Zahtar and Goat Cheese Flat Bread

1 medium garlic clove, chopped

2 ounces crumbled goat cheese

Optional for serving: Cucumber Riata with Cumin Oil

1. Preheat oven to 400 degrees.

2. In a sauté pan, heat olive oil on medium-high heat. Add zahtar and stir for a few seconds, just long enough to heat mixture. Add garlic mix and cook briefly, just long enough to soften garlic do NOT brown garlic.

3. Place pita bread on rimmed baking sheet and pour zahtar mixture on the pita bread, spreading it out evenly. Add crumbled goat cheese and place in middle of preheated oven for 3 to 4 minutes, or until pita is golden brown around the edges. Cut in 4 to 6 wedges, pizza-style. Serve. If desired, accompany with Cucumber Riata with Cumin Oil for optional topping.

Nutrition information (per wedge without optional Cucumber Riata ): 140 calories, 49 percent of calories from fat, 7.6 g fat, 2.5 g saturated fat, 9 mg cholesterol, 4 g carbohydrates,1.2 g protein, 356 mg sodium, 1.2 g fiber

Source: Azmin Ghahreman, Sapphire Laguna

2 tablespoons dried thyme

1 tablespoon sumac powder (Middle Easter specialty stores)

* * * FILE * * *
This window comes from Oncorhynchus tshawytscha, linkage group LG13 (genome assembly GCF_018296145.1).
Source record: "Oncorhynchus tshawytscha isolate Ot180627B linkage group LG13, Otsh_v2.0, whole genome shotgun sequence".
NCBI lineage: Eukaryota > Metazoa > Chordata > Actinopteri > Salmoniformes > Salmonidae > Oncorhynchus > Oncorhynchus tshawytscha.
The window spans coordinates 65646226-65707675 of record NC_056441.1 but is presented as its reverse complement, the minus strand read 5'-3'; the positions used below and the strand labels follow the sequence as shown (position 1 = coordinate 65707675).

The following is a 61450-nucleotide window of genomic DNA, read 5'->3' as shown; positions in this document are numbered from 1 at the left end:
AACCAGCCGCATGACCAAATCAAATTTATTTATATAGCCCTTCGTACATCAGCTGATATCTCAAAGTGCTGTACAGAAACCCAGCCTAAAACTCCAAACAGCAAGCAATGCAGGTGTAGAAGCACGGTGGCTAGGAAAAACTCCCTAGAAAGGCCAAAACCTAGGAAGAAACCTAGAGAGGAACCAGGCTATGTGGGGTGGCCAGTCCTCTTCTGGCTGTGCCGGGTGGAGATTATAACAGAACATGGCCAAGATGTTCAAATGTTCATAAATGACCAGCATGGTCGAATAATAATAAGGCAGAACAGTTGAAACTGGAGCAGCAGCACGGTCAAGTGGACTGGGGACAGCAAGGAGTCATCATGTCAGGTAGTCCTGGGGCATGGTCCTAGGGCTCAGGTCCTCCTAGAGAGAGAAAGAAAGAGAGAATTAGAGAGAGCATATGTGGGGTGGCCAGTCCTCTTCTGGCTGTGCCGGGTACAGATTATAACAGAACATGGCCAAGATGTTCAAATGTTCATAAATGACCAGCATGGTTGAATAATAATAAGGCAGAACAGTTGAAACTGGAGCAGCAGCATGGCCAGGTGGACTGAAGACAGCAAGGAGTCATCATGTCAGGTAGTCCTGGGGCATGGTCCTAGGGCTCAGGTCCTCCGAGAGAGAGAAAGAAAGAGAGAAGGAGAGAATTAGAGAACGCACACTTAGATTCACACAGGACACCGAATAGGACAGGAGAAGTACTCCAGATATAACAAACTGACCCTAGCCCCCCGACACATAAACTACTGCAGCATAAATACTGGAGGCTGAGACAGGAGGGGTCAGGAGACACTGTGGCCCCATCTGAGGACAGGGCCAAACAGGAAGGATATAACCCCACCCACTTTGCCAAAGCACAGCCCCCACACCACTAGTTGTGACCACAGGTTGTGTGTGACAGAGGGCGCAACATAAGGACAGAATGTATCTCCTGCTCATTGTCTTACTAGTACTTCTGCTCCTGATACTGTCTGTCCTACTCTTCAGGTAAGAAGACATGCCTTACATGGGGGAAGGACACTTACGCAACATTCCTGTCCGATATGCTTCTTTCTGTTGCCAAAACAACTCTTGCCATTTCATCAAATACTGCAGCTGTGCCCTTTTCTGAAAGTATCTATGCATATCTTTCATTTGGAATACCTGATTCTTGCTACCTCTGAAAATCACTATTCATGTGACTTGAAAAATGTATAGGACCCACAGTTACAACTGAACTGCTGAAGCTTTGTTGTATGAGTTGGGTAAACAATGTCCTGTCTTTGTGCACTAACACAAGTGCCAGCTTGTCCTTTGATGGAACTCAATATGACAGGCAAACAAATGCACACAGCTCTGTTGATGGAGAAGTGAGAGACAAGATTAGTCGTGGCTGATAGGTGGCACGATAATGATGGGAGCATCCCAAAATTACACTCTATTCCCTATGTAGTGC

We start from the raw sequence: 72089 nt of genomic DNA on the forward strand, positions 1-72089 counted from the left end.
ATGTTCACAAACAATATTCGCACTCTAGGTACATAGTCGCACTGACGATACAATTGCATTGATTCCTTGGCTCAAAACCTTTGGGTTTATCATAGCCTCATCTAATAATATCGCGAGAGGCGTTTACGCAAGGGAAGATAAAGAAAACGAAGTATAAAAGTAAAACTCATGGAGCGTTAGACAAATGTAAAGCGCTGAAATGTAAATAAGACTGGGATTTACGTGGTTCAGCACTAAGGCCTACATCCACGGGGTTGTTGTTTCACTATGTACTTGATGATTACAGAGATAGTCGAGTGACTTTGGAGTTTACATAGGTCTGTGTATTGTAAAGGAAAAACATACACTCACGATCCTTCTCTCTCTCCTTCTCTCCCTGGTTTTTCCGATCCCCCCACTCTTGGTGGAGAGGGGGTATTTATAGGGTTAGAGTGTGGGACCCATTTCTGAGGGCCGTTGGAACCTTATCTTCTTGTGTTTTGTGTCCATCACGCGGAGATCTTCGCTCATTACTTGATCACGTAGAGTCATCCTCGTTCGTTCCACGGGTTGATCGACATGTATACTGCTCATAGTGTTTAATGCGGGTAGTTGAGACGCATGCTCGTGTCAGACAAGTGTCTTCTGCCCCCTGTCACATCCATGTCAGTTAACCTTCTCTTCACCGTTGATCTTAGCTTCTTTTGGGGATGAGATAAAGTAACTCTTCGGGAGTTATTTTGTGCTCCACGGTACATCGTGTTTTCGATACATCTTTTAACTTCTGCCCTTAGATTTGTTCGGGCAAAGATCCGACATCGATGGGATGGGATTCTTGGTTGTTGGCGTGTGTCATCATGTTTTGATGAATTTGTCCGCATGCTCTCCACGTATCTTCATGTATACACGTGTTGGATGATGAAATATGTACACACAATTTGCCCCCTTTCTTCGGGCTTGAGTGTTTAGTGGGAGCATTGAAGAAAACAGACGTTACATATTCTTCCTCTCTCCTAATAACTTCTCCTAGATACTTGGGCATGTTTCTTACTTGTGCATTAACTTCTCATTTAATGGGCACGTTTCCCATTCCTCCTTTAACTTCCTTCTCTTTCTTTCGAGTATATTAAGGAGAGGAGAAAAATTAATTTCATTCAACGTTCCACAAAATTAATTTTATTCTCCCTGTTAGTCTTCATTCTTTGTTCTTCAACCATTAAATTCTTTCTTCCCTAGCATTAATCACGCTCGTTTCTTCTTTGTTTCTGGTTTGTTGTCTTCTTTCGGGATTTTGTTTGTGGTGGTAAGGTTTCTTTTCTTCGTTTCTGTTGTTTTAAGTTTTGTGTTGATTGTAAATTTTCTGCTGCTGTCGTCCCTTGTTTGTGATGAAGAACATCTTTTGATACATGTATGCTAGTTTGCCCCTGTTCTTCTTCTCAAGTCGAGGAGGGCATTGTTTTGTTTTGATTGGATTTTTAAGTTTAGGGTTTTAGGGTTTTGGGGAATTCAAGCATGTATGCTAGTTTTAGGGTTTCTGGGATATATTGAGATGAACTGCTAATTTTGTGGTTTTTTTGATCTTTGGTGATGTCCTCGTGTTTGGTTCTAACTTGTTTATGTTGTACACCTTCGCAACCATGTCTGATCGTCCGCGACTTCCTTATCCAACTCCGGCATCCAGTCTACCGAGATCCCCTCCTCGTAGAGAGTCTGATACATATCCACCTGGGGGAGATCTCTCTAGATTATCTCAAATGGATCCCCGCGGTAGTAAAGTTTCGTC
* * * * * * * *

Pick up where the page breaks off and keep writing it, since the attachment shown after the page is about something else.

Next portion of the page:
2 tablespoons toasted sesame seeds

1/2 tablespoon dried oregano

1/2 tablespoon coarse sea salt

Cook’s notes: Cumin and caraway and fennel seeds can also be added as an option

1. Mix all ingredients together and store in an airtight jar in cool, dark location.

Nutrition information (per 1 tablespoon): 40 calories, 70 percent of calories from fat, 3.8 g fat, 1.9 g saturated fat, 0 mg cholesterol, 9.5 g carbohydrates, 0.5g protein, 90 mg sodium, 0 g fiber

Source: Azmin Ghahreman, Sapphire Laguna

Cucumber Riata With Cumin Oil

1/2 cup Greek yogurt or thick Persian yogurt

1/3 medium-size hothouse cucumber, peeled, seeded and finely diced

1 tablespoon fresh lemon juice

1 medium garlic clove, finely chopped

1 teaspoon coarse salt, such as kosher

1 pinch freshly ground black pepper

4 tablespoons canola or grape seed oil

1 tablespoon ground toasted cumin

1. Prepare riata: Combine all riata ingredients in a small bowl stir to combine and set aside.

2. Prepare Cumin Oil: In small, heavy-bottomed skillet heat oil on medium-high heat until almost smoking. Remove from heat and add cumin. Stir for a second or two, then drizzle over riata.

Nutrition information (per teaspoon): 40 calories, 90 percent of calories from fat, 4 g fat, 6 g saturated fat, 15 mg cholesterol, 2 g carbohydrates, 0.5 g protein, 48 mg sodium, 0 g fiber